i am simply blown away by the quiet, simple, consistent ministry of dave merk and a bunch of high school and college students from the church i attend in san diego. no one’s heard of dave outside of our church; and, frankly, the guy’s so humble that if the teaching pastor hadn’t had him on stage for an interview a couple weeks ago, most people in our church wouldn’t know who he is either. but what dave has done is nothing short of remarkable.
tonite is the 200th consecutive friday night (that means in a row, without missing any) that dave and these students have taken peanut butter and jelly sandwiches to homeless people in downtown san diego. that’s almost four years. they gather on friday evening, make 250 sandwiches, drive down to san diego (we’re about 20 minutes from downtown), hand them out on the same corners, and talk to people. they call their ministry “hope for the homeless.” the power of this ministry, in my opinion, is in a few non-flashy, stunningly simple distinctives:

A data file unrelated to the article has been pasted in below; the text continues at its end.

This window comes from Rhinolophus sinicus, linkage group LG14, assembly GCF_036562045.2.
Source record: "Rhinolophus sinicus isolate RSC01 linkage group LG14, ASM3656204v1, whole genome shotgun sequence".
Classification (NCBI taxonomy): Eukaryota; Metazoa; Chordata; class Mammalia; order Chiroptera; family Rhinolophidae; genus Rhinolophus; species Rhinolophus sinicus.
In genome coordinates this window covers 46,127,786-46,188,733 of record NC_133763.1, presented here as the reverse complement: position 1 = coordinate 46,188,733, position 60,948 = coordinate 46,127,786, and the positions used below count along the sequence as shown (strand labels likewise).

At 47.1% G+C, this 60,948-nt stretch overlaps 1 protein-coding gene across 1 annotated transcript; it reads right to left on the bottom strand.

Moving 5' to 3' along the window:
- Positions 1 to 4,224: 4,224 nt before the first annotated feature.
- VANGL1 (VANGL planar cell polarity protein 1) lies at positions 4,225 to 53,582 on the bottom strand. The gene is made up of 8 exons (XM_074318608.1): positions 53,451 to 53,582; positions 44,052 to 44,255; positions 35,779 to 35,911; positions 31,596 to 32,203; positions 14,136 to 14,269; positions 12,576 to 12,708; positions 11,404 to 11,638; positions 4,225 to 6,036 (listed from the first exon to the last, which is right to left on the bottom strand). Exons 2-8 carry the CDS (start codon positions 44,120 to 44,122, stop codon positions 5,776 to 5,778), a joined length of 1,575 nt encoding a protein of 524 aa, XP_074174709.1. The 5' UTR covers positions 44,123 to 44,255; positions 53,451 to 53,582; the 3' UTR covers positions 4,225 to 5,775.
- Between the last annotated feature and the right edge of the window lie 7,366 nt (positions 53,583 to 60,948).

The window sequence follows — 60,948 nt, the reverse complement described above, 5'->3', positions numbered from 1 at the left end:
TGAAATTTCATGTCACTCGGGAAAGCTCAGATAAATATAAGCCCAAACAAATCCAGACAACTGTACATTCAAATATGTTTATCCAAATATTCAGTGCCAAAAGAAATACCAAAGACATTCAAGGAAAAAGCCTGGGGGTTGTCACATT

1. they’re dependable. homeless people in san diego know that every friday night, their high school and college-age friends will be in the same place, waiting for them.
2. they’re not a feeding ministry, really; they’re a ministry of restoring or offering dignity. here’s one of the things dave said in that little interview a couple weeks ago that brought a lump to my throat:
“part of our problem is that we tend to see peoples’ lives as static — that the way they are now must be how they’ve been their whole life. our ministry isn’t PB&J sandwiches — it’s a ministry of restoring dignity. i tell the students every week: the homeless spend their entire day having people look down or look away to avoid eye contact. whatever we do, we need to look them in the eyes. we need to listen to their stories. we are going to say, ‘you deserve our consistency, you deserve to be treated with dignity.”
3. they minister in humility. there’s no media, no cameras, no press releases. they don’t have a website. they’re not pushing a program or a national agenda or even begging people do join them. they’re just making 250 pb&j sandwiches, every single week no matter what the weather, looking homeless people in the eye, and listening to their stories.
i want to be dave merk when i grow up. can there be any better youth ministry discipleship ministry that what dave has provided for the students who go with him?